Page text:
Flash, bang, wallop, what a picture by Alex Bamford

 

I visited Lewes Bonfire about 15 years ago when I paraded with a drumming band. The experience was mixed - I was slightly traumatised at having to step over exploding bangers all night but totally enthralled by the fiery visions that etched themselves into my brain. This year, not encumbered by the commute from London, I vowed to return with a camera. With all trains cancelled an attempt to keep the numbers down, I decided to cycle the 9 miles with my friend and accomplished photographer Kevin Meredith. We got there early and positioned ourselves at the bottom of the High Street, just beating the scrum of press photographers. It was obviously the spot to be for an establishing shot. The first procession was led by 17 people carrying burning crosses. An unnerving sight, this commemorates the 17 protestants who burned at the stake in 1555.

Unlike the newspaper guys, we didn’t have to rush off to the next job and it was later in the evening that the pictures became really interesting. We headed up the hill through back streets and twitterns (the local name for alleyways) and emerged in the middle of a huge procession. At points I was able to get in the middle of the street and recapture some of the views I had all those years ago. 

Lewes is the daddy of all Sussex Bonfires, and has been dubbed the bonfire capital of the world. As well as the 7 local bonfire societies 25 to 30 societies from East and West Sussex come to parade here, dressed as Tudors, Suffragettes, Zulus, Native Americans, Priests and First World War soldiers. Six parades end up at different bonfires around the town, with much competition between them about how big they can be made. We finished the night at the Waterloo bonfire which burnt so huge and with such intensity that a mini tornado started next to it. 

Going to Lewes will ruin your local firework display at the recreation centre forever but it’s totally worth it.

You can see more of my pictures here.

 

From the bookshelf: Klaus Pichler - 'Dust' by Alex Bamford

 

I've worked with many photographers who sell themselves on being able to make the ordinary look extraordinary, or as we used to say, "a pile of shit but beautifully lit". Klaus Plchler has taken this to the next level. For 2 years he painstakingly collected samples of dust, fluff and grime from various locations around his home in Vienna and photographed them in minute detail.

There is much humour in his choice of locations, everything from Vienna's rival football clubs to police stations and swinger clubs. Together they create a cross section of society, a typology of dust, in it's various shapes and forms. 

The resulting book has the same painstaking attention to detail - rough felt boards, flocked title and great printing makes an overall wonderful and more than unique book - there’s a lot of filth and dirt in the art-world, but Klaus manages to make art out of dirt.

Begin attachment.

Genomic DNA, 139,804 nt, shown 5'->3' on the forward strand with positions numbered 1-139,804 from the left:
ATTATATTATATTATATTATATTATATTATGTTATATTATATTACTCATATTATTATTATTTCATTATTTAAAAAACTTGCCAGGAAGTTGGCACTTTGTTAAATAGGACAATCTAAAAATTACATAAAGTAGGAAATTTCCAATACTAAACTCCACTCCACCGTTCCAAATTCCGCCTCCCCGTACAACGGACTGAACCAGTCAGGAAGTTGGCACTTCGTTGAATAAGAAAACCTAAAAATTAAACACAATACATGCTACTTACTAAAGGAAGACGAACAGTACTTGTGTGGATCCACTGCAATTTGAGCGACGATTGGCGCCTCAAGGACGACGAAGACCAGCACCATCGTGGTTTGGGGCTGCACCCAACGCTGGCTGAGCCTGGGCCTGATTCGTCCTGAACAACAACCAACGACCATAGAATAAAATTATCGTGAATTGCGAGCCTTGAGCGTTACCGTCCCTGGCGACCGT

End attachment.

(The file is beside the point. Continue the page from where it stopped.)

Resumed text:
You can read more and order the book here 

 
 Dust #86 : Soccer Club's Fanstore No.2 ©Klaus Pichler

Dust #86 : Soccer Club's Fanstore No.2
©Klaus Pichler

 Dust #87: Natural History Museum No.2 ©Klaus Pichler

Dust #87: Natural History Museum No.2
©Klaus Pichler

 Dust #08: Tailor No.1 ©Klaus Pichler

Dust #08: Tailor No.1
©Klaus Pichler

 Dust #37: Ethno Fashion Store ©Klaus Pichler

Dust #37: Ethno Fashion Store
©Klaus Pichler

 Dust #86: Fine Art Photo Gallery ©Klaus Pichler

Dust #86: Fine Art Photo Gallery
©Klaus Pichler

 Dust #82: Police Station ©Klaus Pichler

Dust #82: Police Station
©Klaus Pichler

From the bookshelf: Alex Webb - 'The Suffering of light' by Alex Bamford

I was first introduced to Alex Webb's work a few years back by Matt Stuart, now a Magnum photographer himself. Matt, a legendary street photographer, is incredibly generous with his knowledge and while we worked together on campaigns for Bank of Scotland he opened my eyes to a whole range of street photographers. For colour work, Webb is my favourite.

The genre, "street photography" doesn't really sum up his work, it could be photo journalism or fine art, but as Webb is quoted as saying, "to me it is all photography". His compositions are complex, something you might expect from a classical painter but these pictures are all taken on the fly with no interaction with the subjects. You can lose yourself in his pictures as your eyes dart around the multiple figures. He is recognised as a pioneer of American colour photography and his search for the intense colour and light that characterises his work led him to extensively shoot in Haiti and Mexico. 

The Suffering of Light is a collection of work taken from Webb's 30 year career. You can see more pictures an order the book here.

 MEXICO. Oaxaca state. Tehuantepec. 1985. Children playing in a courtyard.  © Alex Webb/Magnum Photos

MEXICO. Oaxaca state. Tehuantepec. 1985. Children playing in a courtyard. 
© Alex Webb/Magnum Photos

 USA. San Ysidro, California. 1979. Mexicans arrested while trying to cross the border to United States. © Alex Webb/Magnum Photos